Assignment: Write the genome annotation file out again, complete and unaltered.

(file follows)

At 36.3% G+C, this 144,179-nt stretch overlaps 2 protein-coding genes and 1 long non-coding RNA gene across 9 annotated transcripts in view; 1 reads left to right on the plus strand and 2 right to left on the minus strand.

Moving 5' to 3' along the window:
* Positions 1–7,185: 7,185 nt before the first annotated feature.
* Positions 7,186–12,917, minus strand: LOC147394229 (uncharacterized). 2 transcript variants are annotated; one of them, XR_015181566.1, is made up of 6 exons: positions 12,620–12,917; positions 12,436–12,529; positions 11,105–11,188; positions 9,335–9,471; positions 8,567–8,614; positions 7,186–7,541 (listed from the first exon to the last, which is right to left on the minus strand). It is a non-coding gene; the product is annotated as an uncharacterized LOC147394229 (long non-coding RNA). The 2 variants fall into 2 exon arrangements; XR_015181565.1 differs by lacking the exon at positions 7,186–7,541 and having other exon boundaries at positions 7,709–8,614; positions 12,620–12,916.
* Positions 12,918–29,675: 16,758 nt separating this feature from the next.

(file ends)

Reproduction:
At 36.3% G+C, this 144,179-nt stretch overlaps 2 protein-coding genes and 1 long non-coding RNA gene across 9 annotated transcripts in view; 1 reads left to right on the plus strand and 2 right to left on the minus strand.

Moving 5' to 3' along the window:
* Positions 1–7,185: 7,185 nt before the first annotated feature.
* Positions 7,186–12,917, minus strand: LOC147394229 (uncharacterized). 2 transcript variants are annotated; one of them, XR_015181566.1, is made up of 6 exons: positions 12,620–12,917; positions 12,436–12,529; positions 11,105–11,188; positions 9,335–9,471; positions 8,567–8,614; positions 7,186–7,541 (listed from the first exon to the last, which is right to left on the minus strand). It is a non-coding gene; the product is annotated as an uncharacterized LOC147394229 (long non-coding RNA). The 2 variants fall into 2 exon arrangements; XR_015181565.1 differs by lacking the exon at positions 7,186–7,541 and having other exon boundaries at positions 7,709–8,614; positions 12,620–12,916.
* Positions 12,918–29,675: 16,758 nt separating this feature from the next.